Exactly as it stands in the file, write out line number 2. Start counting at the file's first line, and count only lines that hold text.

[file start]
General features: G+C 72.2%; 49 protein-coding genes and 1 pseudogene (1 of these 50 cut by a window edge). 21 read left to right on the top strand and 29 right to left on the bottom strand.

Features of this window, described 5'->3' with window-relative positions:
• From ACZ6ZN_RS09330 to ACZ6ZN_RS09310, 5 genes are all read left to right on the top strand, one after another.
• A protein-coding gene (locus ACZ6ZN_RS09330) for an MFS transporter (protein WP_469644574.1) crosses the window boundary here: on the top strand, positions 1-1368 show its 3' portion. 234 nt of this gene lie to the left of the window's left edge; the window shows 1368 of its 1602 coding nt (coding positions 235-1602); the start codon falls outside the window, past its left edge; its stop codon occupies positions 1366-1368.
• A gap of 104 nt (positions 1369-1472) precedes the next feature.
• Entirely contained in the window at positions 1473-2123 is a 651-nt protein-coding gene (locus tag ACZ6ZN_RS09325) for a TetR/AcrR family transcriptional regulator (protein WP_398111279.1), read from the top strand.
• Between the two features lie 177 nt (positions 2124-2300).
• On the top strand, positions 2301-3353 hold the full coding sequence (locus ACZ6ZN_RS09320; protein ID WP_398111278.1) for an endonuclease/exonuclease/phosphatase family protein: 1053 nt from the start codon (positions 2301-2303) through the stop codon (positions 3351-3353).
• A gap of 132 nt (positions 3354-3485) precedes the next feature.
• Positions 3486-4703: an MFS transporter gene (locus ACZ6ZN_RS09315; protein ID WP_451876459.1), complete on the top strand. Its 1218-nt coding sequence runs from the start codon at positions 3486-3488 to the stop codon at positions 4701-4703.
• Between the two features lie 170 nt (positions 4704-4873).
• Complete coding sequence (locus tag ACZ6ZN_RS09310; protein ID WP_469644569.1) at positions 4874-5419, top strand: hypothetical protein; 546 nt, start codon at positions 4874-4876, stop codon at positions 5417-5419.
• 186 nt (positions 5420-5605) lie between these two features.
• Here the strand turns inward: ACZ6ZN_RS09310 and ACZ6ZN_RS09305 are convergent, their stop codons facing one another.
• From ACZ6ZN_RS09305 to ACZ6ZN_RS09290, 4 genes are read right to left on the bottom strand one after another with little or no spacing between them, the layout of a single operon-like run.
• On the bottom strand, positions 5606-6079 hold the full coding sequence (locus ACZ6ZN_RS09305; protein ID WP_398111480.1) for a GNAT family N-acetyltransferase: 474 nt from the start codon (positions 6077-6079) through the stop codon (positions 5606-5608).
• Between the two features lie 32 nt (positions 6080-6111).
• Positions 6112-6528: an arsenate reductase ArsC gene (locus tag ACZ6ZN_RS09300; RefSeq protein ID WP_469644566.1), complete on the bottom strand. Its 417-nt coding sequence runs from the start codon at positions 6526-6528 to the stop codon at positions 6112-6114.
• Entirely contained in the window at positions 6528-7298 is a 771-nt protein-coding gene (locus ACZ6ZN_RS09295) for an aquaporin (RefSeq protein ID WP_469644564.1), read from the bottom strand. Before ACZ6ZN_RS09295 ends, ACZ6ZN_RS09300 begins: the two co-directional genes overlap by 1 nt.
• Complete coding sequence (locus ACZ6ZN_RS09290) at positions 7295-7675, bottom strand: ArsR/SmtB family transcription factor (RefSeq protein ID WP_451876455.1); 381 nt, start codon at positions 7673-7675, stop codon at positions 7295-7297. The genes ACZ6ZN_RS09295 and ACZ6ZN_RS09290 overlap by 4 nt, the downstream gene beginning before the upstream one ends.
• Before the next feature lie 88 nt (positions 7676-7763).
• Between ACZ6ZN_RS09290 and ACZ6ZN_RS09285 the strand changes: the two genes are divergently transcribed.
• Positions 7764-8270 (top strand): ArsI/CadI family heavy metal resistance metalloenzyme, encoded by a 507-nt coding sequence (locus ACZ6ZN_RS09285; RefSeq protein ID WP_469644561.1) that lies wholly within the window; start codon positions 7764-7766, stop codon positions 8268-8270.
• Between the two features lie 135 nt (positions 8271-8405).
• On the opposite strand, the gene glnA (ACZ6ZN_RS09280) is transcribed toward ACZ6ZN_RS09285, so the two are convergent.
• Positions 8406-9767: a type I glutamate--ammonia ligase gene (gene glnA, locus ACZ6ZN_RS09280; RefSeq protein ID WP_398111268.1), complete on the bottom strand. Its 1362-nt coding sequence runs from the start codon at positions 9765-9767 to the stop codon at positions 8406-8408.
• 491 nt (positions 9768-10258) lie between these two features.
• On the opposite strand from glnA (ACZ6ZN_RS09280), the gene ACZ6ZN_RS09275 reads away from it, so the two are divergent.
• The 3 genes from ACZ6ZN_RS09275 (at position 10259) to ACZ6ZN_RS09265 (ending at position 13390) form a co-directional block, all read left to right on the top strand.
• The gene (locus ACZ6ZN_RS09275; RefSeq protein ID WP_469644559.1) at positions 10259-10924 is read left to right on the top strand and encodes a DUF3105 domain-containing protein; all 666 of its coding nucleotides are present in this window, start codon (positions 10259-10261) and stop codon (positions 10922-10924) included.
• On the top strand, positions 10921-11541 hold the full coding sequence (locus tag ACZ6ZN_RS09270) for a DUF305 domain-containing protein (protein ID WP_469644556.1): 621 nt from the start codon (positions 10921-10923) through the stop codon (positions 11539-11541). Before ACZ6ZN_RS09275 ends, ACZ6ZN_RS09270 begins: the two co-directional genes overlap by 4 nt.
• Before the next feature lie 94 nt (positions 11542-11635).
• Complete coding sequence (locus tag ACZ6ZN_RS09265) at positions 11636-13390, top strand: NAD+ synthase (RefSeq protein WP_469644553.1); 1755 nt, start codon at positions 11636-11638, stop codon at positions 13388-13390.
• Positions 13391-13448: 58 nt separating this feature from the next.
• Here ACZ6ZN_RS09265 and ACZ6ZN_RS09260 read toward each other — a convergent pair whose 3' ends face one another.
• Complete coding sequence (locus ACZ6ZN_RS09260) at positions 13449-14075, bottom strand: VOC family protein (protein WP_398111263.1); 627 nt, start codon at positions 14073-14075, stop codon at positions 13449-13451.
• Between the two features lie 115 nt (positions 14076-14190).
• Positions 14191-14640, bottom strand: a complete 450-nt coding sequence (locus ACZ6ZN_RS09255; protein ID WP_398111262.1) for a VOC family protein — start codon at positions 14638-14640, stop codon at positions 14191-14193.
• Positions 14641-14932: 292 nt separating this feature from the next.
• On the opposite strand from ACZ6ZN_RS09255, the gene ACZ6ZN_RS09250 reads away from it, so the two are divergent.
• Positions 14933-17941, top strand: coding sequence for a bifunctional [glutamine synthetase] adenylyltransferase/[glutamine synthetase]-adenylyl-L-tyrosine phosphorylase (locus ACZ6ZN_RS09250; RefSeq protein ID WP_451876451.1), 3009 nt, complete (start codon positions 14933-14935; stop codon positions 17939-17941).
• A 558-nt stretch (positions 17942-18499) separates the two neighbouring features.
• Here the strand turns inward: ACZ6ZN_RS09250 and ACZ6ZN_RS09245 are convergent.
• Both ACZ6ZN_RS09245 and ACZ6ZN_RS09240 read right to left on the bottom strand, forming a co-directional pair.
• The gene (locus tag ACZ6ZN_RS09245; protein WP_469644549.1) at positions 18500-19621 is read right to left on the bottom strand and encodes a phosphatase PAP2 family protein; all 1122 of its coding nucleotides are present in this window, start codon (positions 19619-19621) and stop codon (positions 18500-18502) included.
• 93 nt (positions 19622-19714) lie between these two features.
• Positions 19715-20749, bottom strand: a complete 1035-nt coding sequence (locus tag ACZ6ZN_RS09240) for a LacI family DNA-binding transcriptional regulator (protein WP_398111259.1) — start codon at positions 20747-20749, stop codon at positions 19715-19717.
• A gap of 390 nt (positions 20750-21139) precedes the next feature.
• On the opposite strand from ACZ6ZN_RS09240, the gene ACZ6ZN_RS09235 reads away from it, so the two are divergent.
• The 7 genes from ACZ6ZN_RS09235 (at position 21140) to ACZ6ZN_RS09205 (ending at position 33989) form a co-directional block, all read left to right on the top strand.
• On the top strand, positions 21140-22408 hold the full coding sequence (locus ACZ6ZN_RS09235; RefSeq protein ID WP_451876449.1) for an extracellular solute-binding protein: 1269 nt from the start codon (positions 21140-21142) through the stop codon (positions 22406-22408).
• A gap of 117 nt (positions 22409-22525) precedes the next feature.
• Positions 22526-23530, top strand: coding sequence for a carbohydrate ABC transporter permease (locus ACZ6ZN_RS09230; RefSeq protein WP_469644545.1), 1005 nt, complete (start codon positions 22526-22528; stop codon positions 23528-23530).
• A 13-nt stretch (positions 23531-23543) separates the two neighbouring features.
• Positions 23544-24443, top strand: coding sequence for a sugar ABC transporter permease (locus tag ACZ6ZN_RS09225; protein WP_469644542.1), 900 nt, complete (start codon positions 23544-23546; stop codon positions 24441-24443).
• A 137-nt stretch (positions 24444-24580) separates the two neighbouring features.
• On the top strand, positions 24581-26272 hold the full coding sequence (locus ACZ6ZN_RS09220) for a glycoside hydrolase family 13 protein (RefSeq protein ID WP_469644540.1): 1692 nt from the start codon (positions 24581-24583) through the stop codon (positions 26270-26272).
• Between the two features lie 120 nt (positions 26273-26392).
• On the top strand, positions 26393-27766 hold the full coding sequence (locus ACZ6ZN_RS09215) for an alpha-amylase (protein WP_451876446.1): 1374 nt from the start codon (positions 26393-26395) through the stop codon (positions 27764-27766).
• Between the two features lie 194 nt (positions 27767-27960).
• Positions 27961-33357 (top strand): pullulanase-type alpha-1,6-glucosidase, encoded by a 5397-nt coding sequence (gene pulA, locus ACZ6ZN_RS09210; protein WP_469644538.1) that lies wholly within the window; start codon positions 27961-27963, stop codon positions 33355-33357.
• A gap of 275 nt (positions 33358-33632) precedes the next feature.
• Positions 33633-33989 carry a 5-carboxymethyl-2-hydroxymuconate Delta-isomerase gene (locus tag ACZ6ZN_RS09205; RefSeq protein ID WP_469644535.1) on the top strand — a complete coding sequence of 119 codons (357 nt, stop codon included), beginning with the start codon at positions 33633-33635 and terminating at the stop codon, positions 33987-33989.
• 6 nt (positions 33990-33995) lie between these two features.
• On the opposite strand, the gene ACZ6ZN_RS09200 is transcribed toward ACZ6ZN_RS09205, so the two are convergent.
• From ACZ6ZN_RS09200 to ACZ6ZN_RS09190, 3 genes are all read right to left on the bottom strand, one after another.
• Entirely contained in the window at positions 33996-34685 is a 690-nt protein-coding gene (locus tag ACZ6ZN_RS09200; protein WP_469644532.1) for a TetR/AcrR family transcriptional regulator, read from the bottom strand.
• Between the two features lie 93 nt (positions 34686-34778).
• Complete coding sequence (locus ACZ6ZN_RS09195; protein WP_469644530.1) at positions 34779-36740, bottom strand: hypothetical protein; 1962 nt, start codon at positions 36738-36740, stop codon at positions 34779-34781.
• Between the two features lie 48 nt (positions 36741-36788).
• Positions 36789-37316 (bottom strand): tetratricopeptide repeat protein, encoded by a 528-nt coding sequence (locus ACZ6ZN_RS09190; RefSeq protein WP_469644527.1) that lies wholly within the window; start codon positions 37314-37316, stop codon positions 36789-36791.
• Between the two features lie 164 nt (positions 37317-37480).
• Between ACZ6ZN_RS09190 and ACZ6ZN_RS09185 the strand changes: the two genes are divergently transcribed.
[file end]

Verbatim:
Features of this window, described 5'->3' with window-relative positions: